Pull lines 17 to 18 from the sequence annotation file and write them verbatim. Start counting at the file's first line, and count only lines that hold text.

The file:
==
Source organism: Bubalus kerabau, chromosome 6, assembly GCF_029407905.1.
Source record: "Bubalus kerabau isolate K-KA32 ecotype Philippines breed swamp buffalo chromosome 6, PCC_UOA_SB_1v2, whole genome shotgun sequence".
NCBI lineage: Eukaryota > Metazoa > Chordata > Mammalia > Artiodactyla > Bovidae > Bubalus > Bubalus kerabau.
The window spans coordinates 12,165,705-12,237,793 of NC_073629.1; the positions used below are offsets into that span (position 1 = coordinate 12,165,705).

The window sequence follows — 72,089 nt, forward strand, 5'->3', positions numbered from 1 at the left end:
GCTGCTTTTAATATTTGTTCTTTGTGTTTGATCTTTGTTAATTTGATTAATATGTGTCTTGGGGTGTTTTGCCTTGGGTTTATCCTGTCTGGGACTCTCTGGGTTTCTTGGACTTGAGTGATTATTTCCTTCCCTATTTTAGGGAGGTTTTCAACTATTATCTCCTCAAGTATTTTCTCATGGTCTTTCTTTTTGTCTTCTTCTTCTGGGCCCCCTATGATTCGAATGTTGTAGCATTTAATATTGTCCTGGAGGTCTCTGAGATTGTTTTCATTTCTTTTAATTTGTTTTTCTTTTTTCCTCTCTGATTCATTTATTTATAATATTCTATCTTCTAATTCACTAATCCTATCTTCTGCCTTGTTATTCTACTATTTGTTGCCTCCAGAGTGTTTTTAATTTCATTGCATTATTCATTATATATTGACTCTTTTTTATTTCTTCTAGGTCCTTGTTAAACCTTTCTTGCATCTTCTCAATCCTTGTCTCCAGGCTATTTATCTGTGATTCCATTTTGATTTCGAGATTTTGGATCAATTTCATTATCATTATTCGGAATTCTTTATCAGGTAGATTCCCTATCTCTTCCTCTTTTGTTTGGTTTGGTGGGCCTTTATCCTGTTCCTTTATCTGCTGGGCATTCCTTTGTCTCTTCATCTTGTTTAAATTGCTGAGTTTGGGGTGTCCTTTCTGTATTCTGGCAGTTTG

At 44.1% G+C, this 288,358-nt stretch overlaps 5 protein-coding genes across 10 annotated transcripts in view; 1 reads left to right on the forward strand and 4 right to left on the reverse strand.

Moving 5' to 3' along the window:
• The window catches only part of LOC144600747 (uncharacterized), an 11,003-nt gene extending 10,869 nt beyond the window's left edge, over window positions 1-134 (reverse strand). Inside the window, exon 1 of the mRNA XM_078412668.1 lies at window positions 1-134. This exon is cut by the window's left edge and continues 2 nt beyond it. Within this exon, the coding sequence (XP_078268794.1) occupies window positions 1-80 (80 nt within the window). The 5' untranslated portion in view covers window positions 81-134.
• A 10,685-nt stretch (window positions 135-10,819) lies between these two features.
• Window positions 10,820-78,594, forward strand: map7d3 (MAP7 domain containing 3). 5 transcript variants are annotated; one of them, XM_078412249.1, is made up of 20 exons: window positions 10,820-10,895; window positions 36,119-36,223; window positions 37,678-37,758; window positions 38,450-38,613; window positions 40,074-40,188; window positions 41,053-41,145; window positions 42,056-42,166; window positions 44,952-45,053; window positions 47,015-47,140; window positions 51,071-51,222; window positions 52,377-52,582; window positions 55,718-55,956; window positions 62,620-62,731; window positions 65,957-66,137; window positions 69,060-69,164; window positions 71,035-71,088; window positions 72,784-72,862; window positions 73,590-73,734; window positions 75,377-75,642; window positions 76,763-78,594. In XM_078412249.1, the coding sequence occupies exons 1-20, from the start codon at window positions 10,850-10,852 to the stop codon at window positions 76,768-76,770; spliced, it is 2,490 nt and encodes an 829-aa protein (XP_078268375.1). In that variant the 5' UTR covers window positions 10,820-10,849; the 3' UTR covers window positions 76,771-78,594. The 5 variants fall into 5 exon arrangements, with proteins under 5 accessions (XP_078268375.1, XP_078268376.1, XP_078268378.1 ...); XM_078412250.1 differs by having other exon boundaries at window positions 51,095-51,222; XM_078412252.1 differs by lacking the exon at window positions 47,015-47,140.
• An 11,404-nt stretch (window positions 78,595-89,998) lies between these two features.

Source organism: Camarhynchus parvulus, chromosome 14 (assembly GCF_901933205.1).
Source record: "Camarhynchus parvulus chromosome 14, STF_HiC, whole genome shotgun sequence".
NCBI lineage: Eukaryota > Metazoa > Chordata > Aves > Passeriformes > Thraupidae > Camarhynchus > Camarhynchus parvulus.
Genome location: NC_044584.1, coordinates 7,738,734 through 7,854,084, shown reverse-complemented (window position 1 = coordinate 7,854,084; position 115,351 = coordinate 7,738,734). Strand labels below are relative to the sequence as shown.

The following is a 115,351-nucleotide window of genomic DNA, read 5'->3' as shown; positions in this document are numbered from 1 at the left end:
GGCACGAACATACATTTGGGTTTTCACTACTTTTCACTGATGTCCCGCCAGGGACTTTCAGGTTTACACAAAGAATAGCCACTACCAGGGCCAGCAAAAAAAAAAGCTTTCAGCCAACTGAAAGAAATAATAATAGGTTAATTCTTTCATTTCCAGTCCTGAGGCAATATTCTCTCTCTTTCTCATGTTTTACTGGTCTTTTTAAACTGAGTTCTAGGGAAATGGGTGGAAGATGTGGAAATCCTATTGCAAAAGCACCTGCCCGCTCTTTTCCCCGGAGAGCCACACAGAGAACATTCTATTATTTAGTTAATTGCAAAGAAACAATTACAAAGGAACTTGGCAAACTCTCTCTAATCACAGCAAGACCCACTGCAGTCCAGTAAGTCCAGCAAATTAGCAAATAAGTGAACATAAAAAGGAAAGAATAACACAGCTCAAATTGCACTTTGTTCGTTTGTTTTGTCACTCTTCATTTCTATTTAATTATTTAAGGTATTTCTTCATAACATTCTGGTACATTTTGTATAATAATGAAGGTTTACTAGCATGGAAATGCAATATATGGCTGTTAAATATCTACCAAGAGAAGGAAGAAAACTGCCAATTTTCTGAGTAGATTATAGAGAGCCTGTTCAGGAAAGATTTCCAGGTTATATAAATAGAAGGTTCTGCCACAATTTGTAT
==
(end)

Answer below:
The following is a 115,351-nucleotide window of genomic DNA, read 5'->3' as shown; positions in this document are numbered from 1 at the left end:
GGCACGAACATACATTTGGGTTTTCACTACTTTTCACTGATGTCCCGCCAGGGACTTTCAGGTTTACACAAAGAATAGCCACTACCAGGGCCAGCAAAAAAAAAAGCTTTCAGCCAACTGAAAGAAATAATAATAGGTTAATTCTTTCATTTCCAGTCCTGAGGCAATATTCTCTCTCTTTCTCATGTTTTACTGGTCTTTTTAAACTGAGTTCTAGGGAAATGGGTGGAAGATGTGGAAATCCTATTGCAAAAGCACCTGCCCGCTCTTTTCCCCGGAGAGCCACACAGAGAACATTCTATTATTTAGTTAATTGCAAAGAAACAATTACAAAGGAACTTGGCAAACTCTCTCTAATCACAGCAAGACCCACTGCAGTCCAGTAAGTCCAGCAAATTAGCAAATAAGTGAACATAAAAAGGAAAGAATAACACAGCTCAAATTGCACTTTGTTCGTTTGTTTTGTCACTCTTCATTTCTATTTAATTATTTAAGGTATTTCTTCATAACATTCTGGTACATTTTGTATAATAATGAAGGTTTACTAGCATGGAAATGCAATATATGGCTGTTAAATATCTACCAAGAGAAGGAAGAAAACTGCCAATTTTCTGAGTAGATTATAGAGAGCCTGTTCAGGAAAGATTTCCAGGTTATATAAATAGAAGGTTCTGCCACAATTTGTAT